*** out of four
Krisha is a stark and unsettling psychological family drama in the vein of such Ingmar Bergman pictures like Autumn Sonata and Cries and Whispers. This is the directorial debut for writer/director Trey Edward Shults and it's intense with an ominous tone that makes it feel one step away from a slasher film.
The film centers around black sheep and recovering addict Krisha (Krisha Fairchild, the director's aunt) attending her family's Thanksgiving celebration after a 10-year absence from their lives. Shults plays the grown son whom she abandoned all those years ago.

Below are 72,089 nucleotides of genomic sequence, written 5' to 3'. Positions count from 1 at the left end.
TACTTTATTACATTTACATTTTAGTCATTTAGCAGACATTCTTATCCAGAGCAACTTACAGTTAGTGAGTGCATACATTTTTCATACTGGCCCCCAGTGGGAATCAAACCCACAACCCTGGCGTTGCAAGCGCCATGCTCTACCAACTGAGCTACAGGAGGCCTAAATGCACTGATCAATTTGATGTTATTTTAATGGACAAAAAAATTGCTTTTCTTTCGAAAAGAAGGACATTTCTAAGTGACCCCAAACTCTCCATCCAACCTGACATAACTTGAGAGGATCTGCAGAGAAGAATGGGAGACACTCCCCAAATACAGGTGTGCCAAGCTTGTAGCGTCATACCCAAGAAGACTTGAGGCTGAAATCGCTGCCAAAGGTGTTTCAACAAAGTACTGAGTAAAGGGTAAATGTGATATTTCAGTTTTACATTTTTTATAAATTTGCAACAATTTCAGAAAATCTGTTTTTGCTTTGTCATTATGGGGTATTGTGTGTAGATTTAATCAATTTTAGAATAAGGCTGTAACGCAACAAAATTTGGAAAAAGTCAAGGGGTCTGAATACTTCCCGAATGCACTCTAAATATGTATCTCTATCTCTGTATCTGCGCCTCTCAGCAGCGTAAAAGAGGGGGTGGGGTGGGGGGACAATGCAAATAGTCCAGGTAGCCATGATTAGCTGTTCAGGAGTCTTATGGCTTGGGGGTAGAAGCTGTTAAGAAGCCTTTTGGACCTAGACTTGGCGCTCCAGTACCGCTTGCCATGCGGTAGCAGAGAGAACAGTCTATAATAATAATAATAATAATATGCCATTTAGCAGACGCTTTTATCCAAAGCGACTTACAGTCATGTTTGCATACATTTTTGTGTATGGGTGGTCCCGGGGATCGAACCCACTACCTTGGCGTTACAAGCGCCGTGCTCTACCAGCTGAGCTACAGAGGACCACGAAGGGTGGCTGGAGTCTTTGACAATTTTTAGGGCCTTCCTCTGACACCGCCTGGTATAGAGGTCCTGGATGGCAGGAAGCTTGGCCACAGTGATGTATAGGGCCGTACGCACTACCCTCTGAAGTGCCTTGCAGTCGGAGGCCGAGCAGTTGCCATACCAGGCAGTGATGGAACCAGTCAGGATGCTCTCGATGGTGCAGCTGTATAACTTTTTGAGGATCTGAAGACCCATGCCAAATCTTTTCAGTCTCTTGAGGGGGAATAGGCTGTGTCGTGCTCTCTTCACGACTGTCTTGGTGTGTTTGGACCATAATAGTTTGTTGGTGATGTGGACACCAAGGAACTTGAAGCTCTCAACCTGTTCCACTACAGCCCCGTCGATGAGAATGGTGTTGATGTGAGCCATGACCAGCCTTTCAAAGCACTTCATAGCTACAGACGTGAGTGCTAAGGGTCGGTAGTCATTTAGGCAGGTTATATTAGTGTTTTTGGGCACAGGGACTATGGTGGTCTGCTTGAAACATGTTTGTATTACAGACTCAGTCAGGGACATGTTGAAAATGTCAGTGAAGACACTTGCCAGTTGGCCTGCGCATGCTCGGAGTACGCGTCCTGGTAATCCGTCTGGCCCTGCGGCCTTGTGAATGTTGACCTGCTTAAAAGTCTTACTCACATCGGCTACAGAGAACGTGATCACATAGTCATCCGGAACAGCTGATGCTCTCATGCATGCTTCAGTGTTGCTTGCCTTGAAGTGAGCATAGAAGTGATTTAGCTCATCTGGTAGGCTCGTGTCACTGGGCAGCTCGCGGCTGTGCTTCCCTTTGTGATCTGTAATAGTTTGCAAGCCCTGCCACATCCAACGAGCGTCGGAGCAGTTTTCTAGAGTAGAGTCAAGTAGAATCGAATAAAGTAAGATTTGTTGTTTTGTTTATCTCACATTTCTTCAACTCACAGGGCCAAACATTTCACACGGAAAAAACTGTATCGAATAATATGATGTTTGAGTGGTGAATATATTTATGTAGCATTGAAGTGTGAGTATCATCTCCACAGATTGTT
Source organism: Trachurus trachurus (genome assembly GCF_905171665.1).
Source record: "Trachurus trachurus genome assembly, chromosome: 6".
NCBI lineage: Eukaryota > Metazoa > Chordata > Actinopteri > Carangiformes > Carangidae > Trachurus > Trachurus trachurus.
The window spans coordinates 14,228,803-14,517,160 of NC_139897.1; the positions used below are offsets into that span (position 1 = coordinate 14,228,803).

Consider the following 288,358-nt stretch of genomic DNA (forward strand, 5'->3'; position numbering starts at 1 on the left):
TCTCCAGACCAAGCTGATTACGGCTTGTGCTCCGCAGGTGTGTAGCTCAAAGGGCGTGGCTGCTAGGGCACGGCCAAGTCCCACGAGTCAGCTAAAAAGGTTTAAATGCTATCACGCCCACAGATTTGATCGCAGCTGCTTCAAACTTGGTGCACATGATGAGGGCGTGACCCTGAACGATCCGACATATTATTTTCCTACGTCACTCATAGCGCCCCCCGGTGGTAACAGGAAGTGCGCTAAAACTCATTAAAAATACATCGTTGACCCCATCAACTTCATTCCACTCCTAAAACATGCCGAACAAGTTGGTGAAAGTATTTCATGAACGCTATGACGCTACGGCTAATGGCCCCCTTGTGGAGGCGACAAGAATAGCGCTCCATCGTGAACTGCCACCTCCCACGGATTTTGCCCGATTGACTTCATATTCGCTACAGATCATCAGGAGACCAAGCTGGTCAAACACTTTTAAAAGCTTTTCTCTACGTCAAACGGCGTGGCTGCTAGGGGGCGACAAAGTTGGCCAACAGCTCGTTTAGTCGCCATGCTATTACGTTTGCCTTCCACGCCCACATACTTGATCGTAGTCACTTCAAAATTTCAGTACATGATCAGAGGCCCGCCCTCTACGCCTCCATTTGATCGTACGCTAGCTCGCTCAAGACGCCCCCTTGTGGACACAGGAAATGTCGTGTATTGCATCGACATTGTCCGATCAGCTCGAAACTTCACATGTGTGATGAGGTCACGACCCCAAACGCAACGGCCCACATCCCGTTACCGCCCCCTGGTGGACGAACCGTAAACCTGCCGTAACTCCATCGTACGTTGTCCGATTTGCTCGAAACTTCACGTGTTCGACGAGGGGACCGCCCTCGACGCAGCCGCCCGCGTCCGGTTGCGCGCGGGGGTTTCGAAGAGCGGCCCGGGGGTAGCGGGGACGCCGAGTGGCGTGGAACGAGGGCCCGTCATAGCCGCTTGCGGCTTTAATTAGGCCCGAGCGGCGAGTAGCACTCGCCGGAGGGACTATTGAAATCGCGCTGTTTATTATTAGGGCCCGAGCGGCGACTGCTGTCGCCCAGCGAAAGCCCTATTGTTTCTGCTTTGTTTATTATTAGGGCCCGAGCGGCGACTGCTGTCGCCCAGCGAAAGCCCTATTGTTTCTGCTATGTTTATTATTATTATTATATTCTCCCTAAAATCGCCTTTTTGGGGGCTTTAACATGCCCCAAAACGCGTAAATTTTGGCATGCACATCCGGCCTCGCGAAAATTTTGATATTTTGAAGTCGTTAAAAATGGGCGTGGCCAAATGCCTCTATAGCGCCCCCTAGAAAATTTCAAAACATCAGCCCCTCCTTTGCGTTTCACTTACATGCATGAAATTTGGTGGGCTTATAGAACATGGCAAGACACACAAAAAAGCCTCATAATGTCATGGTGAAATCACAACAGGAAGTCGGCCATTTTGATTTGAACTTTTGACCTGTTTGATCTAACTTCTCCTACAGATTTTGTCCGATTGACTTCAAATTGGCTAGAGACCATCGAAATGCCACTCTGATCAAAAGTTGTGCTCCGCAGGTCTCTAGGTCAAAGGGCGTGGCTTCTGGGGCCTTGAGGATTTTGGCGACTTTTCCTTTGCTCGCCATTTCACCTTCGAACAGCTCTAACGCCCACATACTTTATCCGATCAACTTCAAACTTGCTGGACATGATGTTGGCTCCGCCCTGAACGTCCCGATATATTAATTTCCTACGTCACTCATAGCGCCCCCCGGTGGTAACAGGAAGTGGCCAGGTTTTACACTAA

The director subtly plays with the film's aspect ratio. Generally, it's shot in the standard 1:85, but changes with the inner feelings of the main character – 2:35 widescreen in one scene of utter euphoria, and the box-like 1:33 when Krisha's demons close in on her. A weird music score by Brian McOmber also helps to effectively keep us off balance.
This is a strong feature debut from Shults, even if it is the feel bad holiday film of the year.